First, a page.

Predictive accuracy of wall-modelled large-eddy simulation on unstructured grids
Journal article, 2021
The predictive accuracy of wall-modelled LES is influenced by a combination of the subgrid model, the wall model, the numerical dissipation induced primarily by the convective numerical scheme, and also by the density and topology of the computational grid. The latter factor is of particular importance for industrial flow problems, where unstructured grids are typically employed due to the necessity to handle complex geometries. Here, a systematic simulation-based study is presented, investigating the effect of grid-cell type on the predictive accuracy of wall-modelled LES in the framework of a general-purpose finite-volume solver. Following standard practice for meshing near-wall regions, it is proposed to use prismatic cells. Three candidate shapes for the base of the prisms are considered: a triangle, a quadrilateral, and an arbitrary polygon. The cell-centre distance is proposed as a metric to determine the spatial resolution of grids with different cell types. The simulation campaign covers two test cases with attached boundary layers: fully-developed turbulent channel flow, and a zero-pressure-gradient flat-plate turbulent boundary layer. A grid construction strategy is employed, which adapts the grid metric to the outer length scale of the boundary layer. The results are compared with DNS data concerning mean wall shear stress and profiles of flow statistics. The principle outcome is that unstructured simulations may provide the same accuracy as simulations on structured orthogonal hexahedral grids. The choice of base shape of the near-wall cells has a significant impact on the computational cost, but in terms of accuracy appears to be a factor of secondary importance.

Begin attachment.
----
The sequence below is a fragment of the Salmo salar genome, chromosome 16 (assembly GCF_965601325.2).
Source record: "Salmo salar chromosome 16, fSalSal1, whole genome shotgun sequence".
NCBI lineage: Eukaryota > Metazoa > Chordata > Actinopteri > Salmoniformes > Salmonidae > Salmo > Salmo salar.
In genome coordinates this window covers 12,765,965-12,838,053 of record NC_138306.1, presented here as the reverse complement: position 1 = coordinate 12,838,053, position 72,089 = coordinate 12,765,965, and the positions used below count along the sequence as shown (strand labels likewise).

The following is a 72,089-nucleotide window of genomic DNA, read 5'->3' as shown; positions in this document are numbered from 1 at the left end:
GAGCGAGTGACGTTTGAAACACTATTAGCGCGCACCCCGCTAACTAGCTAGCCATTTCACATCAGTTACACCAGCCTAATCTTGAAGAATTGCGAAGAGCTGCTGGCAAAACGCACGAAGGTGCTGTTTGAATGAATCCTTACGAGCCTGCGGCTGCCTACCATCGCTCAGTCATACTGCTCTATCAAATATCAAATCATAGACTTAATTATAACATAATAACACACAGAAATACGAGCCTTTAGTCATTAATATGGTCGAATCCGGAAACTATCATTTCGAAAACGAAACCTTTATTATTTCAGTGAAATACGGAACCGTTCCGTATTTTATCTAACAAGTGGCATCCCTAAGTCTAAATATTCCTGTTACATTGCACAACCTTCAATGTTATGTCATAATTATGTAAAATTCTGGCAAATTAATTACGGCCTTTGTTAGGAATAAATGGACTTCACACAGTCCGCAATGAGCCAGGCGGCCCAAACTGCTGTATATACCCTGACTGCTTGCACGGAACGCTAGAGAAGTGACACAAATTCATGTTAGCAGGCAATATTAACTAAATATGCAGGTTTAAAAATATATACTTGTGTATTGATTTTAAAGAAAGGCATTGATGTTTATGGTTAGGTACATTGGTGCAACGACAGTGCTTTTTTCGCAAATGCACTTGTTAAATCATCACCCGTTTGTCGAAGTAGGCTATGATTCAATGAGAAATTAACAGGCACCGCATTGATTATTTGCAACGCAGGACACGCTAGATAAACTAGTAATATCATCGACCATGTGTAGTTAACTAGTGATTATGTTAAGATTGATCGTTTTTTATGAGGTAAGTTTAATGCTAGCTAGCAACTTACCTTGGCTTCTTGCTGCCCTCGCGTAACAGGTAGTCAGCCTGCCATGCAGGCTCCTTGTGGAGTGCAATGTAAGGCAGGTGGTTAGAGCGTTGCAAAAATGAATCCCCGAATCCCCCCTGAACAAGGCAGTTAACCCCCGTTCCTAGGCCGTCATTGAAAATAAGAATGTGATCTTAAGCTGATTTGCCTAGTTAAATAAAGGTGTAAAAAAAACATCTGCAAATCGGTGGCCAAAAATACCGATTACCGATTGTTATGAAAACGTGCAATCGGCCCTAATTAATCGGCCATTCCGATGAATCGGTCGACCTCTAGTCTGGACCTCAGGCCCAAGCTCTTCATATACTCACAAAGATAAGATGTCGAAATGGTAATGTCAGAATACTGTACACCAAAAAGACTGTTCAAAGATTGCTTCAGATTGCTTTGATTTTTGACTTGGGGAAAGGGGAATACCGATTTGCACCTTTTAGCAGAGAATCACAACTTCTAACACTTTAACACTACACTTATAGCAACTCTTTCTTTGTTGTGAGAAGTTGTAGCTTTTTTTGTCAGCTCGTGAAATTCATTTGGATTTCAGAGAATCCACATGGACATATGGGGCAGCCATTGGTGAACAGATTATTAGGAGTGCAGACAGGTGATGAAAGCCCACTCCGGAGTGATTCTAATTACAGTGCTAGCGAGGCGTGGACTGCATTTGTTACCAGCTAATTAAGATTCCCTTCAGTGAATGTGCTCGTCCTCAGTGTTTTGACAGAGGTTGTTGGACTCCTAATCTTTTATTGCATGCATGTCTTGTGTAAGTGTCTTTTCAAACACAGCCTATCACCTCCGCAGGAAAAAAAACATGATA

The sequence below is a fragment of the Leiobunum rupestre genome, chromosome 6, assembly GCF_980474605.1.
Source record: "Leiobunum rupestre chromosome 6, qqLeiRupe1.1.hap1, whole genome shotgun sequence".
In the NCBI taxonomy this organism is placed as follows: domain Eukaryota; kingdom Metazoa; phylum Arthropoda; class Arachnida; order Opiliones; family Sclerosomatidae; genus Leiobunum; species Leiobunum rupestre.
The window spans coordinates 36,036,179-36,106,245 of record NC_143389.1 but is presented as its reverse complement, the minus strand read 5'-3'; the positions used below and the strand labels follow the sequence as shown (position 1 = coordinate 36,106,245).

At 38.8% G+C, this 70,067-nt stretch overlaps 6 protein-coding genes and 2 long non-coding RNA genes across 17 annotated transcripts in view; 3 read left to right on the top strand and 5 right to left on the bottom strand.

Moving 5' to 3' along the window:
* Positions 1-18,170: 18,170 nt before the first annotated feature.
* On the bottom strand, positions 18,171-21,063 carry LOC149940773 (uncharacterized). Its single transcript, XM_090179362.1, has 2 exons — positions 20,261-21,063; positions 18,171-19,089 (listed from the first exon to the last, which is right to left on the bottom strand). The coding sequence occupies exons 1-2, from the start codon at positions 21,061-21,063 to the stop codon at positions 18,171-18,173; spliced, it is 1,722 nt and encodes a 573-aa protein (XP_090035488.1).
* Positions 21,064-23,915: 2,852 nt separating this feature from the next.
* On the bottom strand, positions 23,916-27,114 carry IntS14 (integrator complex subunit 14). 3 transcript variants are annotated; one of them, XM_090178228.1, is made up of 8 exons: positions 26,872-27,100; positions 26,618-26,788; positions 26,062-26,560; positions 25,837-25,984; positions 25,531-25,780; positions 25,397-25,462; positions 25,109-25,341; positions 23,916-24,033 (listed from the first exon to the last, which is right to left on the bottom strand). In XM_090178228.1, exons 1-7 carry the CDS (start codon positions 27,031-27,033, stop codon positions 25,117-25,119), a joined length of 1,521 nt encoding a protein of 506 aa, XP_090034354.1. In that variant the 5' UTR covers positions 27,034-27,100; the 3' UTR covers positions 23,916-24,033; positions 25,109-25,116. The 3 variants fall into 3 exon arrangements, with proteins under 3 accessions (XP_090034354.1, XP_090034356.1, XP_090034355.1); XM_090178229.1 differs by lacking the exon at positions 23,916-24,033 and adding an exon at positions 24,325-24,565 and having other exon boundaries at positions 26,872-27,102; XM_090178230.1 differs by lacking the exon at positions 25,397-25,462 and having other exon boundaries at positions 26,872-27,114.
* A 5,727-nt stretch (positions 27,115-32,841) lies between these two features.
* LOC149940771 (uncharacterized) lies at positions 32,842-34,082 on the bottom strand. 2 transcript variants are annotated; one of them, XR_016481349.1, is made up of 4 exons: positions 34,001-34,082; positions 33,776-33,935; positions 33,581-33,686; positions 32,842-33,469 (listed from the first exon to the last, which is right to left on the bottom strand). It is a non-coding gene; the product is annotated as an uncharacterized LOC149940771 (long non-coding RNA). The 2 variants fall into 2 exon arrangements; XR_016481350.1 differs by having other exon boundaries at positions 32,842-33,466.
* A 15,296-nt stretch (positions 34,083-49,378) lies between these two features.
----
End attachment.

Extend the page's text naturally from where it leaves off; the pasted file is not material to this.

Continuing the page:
Turbulent boundary layer